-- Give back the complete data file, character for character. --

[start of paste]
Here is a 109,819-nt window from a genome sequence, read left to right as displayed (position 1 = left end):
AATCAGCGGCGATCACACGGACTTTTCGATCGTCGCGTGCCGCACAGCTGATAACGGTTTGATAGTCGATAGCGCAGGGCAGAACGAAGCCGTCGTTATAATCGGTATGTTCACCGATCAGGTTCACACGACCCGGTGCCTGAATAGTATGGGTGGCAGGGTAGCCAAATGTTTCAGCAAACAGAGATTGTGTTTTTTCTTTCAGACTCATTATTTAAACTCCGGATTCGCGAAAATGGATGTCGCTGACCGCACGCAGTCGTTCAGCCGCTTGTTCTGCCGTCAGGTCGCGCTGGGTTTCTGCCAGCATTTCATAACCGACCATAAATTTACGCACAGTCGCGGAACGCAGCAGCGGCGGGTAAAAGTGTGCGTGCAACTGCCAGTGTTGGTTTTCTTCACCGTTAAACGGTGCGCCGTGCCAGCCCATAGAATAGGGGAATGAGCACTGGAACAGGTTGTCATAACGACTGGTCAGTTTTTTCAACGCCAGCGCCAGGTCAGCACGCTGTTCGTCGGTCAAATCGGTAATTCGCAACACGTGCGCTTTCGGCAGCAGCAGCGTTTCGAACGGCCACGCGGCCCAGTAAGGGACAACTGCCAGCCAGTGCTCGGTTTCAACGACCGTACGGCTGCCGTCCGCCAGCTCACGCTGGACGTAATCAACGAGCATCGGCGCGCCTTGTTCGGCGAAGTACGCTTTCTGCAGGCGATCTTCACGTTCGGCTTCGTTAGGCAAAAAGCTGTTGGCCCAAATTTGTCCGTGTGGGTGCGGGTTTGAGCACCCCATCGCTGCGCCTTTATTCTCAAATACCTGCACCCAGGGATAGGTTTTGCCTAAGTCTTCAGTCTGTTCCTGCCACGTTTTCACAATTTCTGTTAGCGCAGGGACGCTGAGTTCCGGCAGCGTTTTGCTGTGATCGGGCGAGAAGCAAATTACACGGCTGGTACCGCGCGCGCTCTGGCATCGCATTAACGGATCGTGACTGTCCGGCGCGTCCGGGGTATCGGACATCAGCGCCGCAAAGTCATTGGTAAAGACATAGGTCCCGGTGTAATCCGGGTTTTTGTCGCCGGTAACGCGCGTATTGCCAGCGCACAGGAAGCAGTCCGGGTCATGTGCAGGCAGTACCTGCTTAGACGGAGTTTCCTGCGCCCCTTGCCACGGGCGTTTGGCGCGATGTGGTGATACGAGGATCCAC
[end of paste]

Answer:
Here is a 109,819-nt window from a genome sequence, read left to right as displayed (position 1 = left end):
AATCAGCGGCGATCACACGGACTTTTCGATCGTCGCGTGCCGCACAGCTGATAACGGTTTGATAGTCGATAGCGCAGGGCAGAACGAAGCCGTCGTTATAATCGGTATGTTCACCGATCAGGTTCACACGACCCGGTGCCTGAATAGTATGGGTGGCAGGGTAGCCAAATGTTTCAGCAAACAGAGATTGTGTTTTTTCTTTCAGACTCATTATTTAAACTCCGGATTCGCGAAAATGGATGTCGCTGACCGCACGCAGTCGTTCAGCCGCTTGTTCTGCCGTCAGGTCGCGCTGGGTTTCTGCCAGCATTTCATAACCGACCATAAATTTACGCACAGTCGCGGAACGCAGCAGCGGCGGGTAAAAGTGTGCGTGCAACTGCCAGTGTTGGTTTTCTTCACCGTTAAACGGTGCGCCGTGCCAGCCCATAGAATAGGGGAATGAGCACTGGAACAGGTTGTCATAACGACTGGTCAGTTTTTTCAACGCCAGCGCCAGGTCAGCACGCTGTTCGTCGGTCAAATCGGTAATTCGCAACACGTGCGCTTTCGGCAGCAGCAGCGTTTCGAACGGCCACGCGGCCCAGTAAGGGACAACTGCCAGCCAGTGCTCGGTTTCAACGACCGTACGGCTGCCGTCCGCCAGCTCACGCTGGACGTAATCAACGAGCATCGGCGCGCCTTGTTCGGCGAAGTACGCTTTCTGCAGGCGATCTTCACGTTCGGCTTCGTTAGGCAAAAAGCTGTTGGCCCAAATTTGTCCGTGTGGGTGCGGGTTTGAGCACCCCATCGCTGCGCCTTTATTCTCAAATACCTGCACCCAGGGATAGGTTTTGCCTAAGTCTTCAGTCTGTTCCTGCCACGTTTTCACAATTTCTGTTAGCGCAGGGACGCTGAGTTCCGGCAGCGTTTTGCTGTGATCGGGCGAGAAGCAAATTACACGGCTGGTACCGCGCGCGCTCTGGCATCGCATTAACGGATCGTGACTGTCCGGCGCGTCCGGGGTATCGGACATCAGCGCCGCAAAGTCATTGGTAAAGACATAGGTCCCGGTGTAATCCGGGTTTTTGTCGCCGGTAACGCGCGTATTGCCAGCGCACAGGAAGCAGTCCGGGTCATGTGCAGGCAGTACCTGCTTAGACGGAGTTTCCTGCGCCCCTTGCCACGGGCGTTTGGCGCGATGTGGTGATACGAGGATCCAC